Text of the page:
Retirement in Australia: A Closer Look at the Financial Incentives
In Australia, labour force participation among older people, particularly men over the age of 55, has been declining over the last 30 years. Previous research has found that in many OECD countries, the retirement income system actually provides incentives for older workers to retire early rather than remain in the work force. We use data from the first five waves of the Household, Income and Labour Dynamics in Australia (HILDA) survey to identify any financial incentives present in the Australian retirement income system. Following Gruber & Wise (2004), we model retirement behaviour where individuals retire in the period that the present value of their lifetime retirement income is maximised. We also utilise an option value model that considers the trade-off between utility drawn from leisure and utility drawn from labour income. Our findings suggest that for men the Australian retirement system provides incentives to retire early, while for women financial incentives are less significant, as the factors that influence women’s retirement behaviour are more commonly found to be family related, rather than financial incentives.
(This abstract was borrowed from another version of this item.)
To our knowledge, this item is not available for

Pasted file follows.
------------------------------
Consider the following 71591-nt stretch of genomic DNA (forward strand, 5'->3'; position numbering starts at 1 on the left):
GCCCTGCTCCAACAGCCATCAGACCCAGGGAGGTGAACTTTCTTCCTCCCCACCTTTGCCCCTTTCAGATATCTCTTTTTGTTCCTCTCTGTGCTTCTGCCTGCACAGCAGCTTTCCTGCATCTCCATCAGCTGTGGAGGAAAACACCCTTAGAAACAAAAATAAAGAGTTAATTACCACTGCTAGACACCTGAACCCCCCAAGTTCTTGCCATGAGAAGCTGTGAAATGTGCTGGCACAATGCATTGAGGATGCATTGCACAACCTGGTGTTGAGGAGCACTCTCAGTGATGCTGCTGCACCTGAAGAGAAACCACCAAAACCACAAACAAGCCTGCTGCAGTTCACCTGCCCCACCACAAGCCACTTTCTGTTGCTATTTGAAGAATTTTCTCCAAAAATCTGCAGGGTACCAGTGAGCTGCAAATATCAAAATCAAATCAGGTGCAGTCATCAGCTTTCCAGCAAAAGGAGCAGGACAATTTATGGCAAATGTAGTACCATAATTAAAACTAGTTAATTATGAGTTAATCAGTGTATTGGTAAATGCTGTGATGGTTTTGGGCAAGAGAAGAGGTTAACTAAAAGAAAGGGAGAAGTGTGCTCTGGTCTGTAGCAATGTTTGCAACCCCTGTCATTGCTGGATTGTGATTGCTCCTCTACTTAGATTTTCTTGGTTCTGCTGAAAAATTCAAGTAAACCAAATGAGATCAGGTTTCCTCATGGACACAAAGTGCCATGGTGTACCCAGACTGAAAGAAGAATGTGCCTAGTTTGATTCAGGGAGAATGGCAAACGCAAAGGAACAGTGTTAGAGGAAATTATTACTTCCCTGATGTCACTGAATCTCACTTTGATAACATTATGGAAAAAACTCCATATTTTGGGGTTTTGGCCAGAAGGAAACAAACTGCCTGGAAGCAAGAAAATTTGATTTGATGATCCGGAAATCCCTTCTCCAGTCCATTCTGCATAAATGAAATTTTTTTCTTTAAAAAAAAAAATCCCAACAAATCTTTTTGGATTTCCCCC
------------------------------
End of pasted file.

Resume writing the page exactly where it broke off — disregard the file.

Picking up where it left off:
download. To find whether it is available, there are three
1. Check below under "Related research" whether another version of this item is available online.
2. Check on the provider's web page whether it is in fact available.
3. Perform a search for a similarly titled item that would be available.
Volume (Year): 43 (2010)
Issue (Month): 4 (December)
|Contact details of provider:|| Postal: The University of Melbourne, Victoria 3010|
Phone: +61 3 8344 2100
Fax: +61 3 8344 2111
Web page: http://www.blackwellpublishing.com/journal.asp?ref=0004-9018
More information through EDIRC
|Order Information:||Web: http://www.blackwellpublishing.com/subs.asp?ref=0004-9018|
References listed on IDEAS
Please report citation or reference errors to , or , if you are the registered author of the cited work, log in to your RePEc Author Service profile, click on "citations" and make appropriate adjustments.:
- Lixin Cai & Guyonne Kalb, 2007.
"Health status and labour force status of older working-age Australian men,"
Australian Journal of Labour Economics (AJLE),
Bankwest Curtin Economics Centre (BCEC), Curtin Business School, vol. 10(4), pages 227-252, December.
- Lixin Cai & Guyonne Kalb, 2005. "Health Status and Labour Force Status of Older Working-Age Australian Men," Melbourne Institute Working Paper Series wp2005n09, Melbourne Institute of Applied Economic and Social Research, The University of Melbourne.
- Gary S. Fields & Olivia S. Mitchell, 1982.
"Economic Determinants of the Optimal Retirement Age: An Empirical Investigation,"
NBER Working Papers
0876, National Bureau of Economic Research, Inc.
- Gary S. Fields & Olivia S. Mitchell, 1984. "Economic Determinants of the Optimal Retirement Age: An Empirical Investigation," Journal of Human Resources, University of Wisconsin Press, vol. 19(2), pages 245-262.
- Atkinson & Creedy, J., 1996. "The choice of Early Retirement Age and the Australian Superannuation System," Department of Economics - Working Papers Series 503, The University of Melbourne.
- Woodland, A D, 1987. "Determinants of the Labour Force Status of the Aged," The Economic Record, The Economic Society of Australia, vol. 63(181), pages 97-114, June.
- Olivia S. Mitchell & John Piggott, 2000.
"Developments in Retirement Provision: Global Trends and Lessons from Australia and the US,"